This is an earlier piece in The Atlantic by Stephen Lurie who reminds us that there is no constitutional right to a quality education in the U.S. According to a 2012 report that looks at global rankings of education systems, it finds that out of 40 countries, the U.S. education system ranks 17. Moreover, those countries that outperform us have a constitutional or statutory commitment to it as a fundamental guarantee.
What to do? Well it's clear that we need to strengthen the movement in the U.S. to make it a constitutional right via an amendment to the U.S. Constitution. Lurie also admonishes us to be mindful of bureaucratic fixes embodied in NCLB and ESSA that are doomed to failure since their respective premises are not founded on education as a fundamental guarantee. This is a re-stating or re-casting of the "opportunity to learn" problem that makes student mastery in all subjects unachievable.
What is interesting and important to consider is how parental choice discourse that plays out in pro-voucher and pro-charter movements are ultimately not about all children's rights to a quality education, but rather about parents' rights to a marketplace of options in public education.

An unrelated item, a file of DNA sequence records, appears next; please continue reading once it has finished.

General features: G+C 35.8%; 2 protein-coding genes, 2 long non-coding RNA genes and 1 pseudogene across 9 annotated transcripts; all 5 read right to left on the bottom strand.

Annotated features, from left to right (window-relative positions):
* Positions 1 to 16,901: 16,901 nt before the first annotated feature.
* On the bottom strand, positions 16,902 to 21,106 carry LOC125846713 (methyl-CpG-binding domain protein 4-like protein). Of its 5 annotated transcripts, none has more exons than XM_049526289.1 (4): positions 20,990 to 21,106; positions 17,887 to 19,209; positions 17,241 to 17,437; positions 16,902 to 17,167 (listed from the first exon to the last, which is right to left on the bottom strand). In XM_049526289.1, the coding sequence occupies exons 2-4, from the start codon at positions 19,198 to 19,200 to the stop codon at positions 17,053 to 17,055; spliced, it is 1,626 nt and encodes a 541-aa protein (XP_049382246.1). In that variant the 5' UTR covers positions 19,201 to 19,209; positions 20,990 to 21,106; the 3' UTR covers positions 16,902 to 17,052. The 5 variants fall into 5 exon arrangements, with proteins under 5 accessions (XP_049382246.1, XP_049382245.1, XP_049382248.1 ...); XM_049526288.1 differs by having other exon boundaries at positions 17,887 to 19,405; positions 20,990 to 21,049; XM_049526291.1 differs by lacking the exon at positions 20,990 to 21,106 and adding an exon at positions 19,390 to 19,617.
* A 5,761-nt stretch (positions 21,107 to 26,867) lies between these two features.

Against this backdrop of what should arguably be a constitutionally guaranteed right with respect to the moral reasoning behind choice arguments themselves.
Let's not lose sight of the prize here my friends and let's take up the cause of a constitutionally guaranteed right to a quality education for all of our children.
Every country that outperforms the U.S. has a constitutional or statutory commitment to this right.